MARITZA LOPEZ, RESIDENT: Because I grew up in the Superfund site and did not realize what was surrounding me, or what I grew up in. I give no fault to nobody, because none of us knew, but there were agencies that knew. And many of us residents found out, and I want to acknowledge the residents that are involved with the community advisory group recognized, of which I'm one of them, and it's known as the East Chicago Calumet Coalition, here in the Superfund site.

We've been working diligently since October, weekly meeting the residents and all the issues here discussing.

But things that I suffer, as my heart stops, whenever it wants, I suffer seizures. I started losing my teeth by the time I was 18, with pieces of jawbone coming out. I suffered an aneurism when I was 10. I had severe arthritis by the time I was 12. I was already fully disabled by the age of 38.

TAMMY DAVIS, RESIDENT: And so, now that we're having the conversation about what to do now, how are we going to resolve the impact of this issue that has been going on for decades, primarily for people that no longer live here? God bless you for still being a resident, God bless you for your life and the breath and the anointed that God has on you.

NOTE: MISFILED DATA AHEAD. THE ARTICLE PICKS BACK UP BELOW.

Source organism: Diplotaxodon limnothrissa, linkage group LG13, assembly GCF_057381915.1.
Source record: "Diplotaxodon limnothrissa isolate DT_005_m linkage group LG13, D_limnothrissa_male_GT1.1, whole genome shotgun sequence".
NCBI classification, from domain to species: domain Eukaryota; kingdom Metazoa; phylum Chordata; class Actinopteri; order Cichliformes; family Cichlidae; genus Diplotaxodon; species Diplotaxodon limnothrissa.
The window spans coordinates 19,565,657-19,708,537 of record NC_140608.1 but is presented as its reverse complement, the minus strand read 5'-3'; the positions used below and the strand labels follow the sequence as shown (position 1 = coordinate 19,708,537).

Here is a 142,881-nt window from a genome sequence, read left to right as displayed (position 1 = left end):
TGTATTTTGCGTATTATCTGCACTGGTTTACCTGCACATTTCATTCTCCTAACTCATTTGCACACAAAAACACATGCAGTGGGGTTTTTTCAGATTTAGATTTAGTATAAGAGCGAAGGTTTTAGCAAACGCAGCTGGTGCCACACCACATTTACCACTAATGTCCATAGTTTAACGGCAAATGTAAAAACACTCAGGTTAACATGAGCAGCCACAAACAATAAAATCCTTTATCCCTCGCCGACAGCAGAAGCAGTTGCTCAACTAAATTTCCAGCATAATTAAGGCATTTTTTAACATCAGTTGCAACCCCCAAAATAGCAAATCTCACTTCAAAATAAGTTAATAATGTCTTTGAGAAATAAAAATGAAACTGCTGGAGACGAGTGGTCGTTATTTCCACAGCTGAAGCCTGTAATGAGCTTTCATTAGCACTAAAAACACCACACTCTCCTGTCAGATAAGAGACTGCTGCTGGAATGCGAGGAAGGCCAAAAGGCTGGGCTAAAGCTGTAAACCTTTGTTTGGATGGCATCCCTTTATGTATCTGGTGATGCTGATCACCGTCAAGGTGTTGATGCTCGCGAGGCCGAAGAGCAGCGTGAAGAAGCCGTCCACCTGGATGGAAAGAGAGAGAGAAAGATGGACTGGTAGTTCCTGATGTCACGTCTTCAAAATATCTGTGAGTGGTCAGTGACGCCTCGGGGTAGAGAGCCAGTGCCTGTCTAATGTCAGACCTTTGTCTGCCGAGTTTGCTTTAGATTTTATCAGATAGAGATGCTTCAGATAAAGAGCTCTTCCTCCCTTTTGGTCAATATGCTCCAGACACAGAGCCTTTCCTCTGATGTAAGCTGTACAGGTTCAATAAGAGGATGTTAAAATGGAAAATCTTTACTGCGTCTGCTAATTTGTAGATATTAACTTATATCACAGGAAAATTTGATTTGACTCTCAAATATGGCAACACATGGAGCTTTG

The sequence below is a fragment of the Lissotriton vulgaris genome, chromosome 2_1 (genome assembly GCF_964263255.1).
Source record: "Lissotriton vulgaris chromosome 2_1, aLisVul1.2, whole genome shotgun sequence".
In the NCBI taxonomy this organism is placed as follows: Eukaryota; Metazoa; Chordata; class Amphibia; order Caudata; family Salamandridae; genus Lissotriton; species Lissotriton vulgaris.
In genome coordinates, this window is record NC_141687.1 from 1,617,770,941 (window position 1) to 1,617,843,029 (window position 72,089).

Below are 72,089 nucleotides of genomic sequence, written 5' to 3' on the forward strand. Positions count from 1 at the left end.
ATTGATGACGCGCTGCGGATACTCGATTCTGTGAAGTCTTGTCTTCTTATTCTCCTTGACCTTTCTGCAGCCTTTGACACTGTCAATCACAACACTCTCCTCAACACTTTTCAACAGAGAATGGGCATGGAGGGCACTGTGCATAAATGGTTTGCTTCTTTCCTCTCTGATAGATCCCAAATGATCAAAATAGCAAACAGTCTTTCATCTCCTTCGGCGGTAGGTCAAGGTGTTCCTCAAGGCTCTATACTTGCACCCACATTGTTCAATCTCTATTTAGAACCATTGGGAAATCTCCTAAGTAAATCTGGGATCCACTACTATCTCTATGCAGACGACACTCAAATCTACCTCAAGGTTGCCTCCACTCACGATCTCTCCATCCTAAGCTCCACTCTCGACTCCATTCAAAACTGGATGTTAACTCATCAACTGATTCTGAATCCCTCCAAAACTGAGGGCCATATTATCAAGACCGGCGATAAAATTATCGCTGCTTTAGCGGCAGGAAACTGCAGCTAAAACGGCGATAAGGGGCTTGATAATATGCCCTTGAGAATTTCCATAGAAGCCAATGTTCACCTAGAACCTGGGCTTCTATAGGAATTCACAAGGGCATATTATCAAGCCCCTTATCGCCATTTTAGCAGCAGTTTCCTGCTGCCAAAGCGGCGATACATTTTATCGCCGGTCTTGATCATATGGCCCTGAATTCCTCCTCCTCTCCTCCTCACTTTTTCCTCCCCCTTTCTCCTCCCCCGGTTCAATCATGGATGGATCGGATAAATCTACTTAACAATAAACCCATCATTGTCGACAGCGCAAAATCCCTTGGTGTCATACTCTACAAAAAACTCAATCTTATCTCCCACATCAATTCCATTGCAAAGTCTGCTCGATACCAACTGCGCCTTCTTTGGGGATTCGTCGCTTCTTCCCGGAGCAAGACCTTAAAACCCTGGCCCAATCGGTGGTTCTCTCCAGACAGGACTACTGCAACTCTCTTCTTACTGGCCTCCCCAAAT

Yet we still have people that no longer live in Calumet, that are suffering from the effects of this, but I don't hear their voices in this conversation, or how their issues are going to be addressed. So, that is something that I am very interested in learning, not just for myself, but for the families that no longer live here, but have been impacted negatively as a result of the lead issue.

AKEESHA DANIELS, RESIDENT: This is a question for the EPA. My name is Akeesha Daniels, and I'm a resident of the West Calumet Housing Complex. I was wondering, why wasn't our furniture or anything cleaned, before we were let back into our units?

And what are the chances that we can take that... well, we know we can't take the furniture with us, but what was the reason for it not being cleaned in the first place, when you cleaned the houses, or the units?